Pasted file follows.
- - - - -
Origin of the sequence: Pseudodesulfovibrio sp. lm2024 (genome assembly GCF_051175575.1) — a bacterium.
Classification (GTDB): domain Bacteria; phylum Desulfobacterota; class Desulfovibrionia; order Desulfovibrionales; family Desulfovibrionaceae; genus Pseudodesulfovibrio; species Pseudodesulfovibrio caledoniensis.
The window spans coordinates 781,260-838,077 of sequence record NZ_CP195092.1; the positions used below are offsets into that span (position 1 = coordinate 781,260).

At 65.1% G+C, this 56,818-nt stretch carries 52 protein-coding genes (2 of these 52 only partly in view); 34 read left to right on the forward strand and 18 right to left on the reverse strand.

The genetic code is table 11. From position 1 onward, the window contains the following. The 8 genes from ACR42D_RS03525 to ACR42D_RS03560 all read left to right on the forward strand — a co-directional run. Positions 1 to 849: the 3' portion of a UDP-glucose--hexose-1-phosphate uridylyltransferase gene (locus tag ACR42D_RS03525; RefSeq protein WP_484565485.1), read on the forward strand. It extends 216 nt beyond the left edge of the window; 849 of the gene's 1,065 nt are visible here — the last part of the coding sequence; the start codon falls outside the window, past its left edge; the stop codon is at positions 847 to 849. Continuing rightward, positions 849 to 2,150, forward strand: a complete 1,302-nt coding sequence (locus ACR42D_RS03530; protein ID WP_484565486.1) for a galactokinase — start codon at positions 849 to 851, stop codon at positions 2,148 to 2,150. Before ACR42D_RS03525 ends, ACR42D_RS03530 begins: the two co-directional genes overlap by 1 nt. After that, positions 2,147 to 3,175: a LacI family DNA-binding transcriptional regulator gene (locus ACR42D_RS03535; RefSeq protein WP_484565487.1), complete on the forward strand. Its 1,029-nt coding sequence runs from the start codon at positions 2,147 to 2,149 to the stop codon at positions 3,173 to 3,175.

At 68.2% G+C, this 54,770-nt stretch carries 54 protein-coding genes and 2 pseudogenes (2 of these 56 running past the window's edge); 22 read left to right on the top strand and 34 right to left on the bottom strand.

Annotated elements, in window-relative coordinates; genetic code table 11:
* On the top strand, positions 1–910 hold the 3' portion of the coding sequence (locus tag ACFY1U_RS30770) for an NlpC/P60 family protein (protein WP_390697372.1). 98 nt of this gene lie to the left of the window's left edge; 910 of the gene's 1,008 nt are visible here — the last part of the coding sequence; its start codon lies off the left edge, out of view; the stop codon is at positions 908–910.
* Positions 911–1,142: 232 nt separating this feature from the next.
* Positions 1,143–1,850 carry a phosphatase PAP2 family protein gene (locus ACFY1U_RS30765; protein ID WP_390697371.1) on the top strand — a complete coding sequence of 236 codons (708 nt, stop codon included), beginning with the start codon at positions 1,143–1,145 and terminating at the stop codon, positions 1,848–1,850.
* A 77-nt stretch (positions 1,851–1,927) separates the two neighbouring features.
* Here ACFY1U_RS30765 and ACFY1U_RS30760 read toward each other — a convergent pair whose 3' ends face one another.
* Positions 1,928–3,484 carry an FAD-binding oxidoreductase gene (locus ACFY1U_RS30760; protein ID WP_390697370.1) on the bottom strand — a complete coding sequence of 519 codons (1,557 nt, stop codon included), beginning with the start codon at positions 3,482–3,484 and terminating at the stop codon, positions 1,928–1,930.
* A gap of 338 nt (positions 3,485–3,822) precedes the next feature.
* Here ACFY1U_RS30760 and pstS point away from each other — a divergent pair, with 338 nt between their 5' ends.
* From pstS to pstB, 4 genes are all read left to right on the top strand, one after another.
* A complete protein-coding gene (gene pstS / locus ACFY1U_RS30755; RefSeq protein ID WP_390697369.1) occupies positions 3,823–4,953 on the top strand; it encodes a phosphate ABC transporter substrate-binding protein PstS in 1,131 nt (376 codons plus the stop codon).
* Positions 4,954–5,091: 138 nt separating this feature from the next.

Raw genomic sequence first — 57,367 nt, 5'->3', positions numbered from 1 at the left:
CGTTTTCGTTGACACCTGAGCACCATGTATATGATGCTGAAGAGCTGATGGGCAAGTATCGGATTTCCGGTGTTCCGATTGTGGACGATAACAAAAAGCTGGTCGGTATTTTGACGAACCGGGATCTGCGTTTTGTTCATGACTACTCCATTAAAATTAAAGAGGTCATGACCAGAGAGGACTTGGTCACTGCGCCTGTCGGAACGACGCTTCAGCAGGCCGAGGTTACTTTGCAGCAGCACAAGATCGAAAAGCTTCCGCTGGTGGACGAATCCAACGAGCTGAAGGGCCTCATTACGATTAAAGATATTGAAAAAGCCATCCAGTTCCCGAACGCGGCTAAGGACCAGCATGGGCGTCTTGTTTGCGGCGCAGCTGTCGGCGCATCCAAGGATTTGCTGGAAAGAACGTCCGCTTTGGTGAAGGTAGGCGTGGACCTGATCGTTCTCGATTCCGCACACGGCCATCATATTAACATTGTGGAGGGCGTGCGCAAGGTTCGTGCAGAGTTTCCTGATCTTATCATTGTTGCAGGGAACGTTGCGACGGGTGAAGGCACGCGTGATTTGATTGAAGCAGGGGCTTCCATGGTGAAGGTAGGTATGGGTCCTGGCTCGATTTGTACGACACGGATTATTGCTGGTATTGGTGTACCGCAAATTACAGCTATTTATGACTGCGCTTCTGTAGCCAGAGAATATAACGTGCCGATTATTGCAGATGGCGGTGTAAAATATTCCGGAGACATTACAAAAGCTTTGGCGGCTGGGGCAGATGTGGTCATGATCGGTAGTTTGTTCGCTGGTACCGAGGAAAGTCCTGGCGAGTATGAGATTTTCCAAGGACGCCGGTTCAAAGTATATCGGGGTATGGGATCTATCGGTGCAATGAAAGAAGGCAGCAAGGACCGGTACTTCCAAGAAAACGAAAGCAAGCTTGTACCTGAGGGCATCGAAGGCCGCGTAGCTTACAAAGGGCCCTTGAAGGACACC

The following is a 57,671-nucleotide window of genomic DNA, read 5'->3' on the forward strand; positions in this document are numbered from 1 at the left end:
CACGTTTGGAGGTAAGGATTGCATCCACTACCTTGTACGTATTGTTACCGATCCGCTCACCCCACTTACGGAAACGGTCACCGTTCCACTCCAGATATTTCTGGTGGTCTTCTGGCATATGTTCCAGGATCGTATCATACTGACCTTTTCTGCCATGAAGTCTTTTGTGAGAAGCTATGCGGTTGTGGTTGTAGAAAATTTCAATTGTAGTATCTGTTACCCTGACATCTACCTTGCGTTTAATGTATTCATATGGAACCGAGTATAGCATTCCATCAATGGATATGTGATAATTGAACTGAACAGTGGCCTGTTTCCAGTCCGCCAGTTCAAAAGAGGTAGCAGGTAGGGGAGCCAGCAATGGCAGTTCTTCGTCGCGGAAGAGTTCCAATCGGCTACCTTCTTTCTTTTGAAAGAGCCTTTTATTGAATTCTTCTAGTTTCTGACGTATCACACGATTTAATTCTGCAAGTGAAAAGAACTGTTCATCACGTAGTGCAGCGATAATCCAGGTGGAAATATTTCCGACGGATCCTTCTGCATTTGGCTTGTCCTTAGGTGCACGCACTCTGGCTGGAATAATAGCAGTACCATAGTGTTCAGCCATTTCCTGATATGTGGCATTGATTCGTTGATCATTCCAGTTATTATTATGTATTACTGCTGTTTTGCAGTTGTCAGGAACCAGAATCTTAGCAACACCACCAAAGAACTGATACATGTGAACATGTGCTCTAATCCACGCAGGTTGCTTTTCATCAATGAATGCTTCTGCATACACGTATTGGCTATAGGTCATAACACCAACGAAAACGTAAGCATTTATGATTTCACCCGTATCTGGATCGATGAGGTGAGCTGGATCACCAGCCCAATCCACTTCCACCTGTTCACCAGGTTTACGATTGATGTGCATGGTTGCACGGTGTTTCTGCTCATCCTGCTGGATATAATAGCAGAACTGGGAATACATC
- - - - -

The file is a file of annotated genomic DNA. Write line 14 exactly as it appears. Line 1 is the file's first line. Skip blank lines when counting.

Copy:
* A gap of 338 nt (positions 3,485–3,822) precedes the next feature.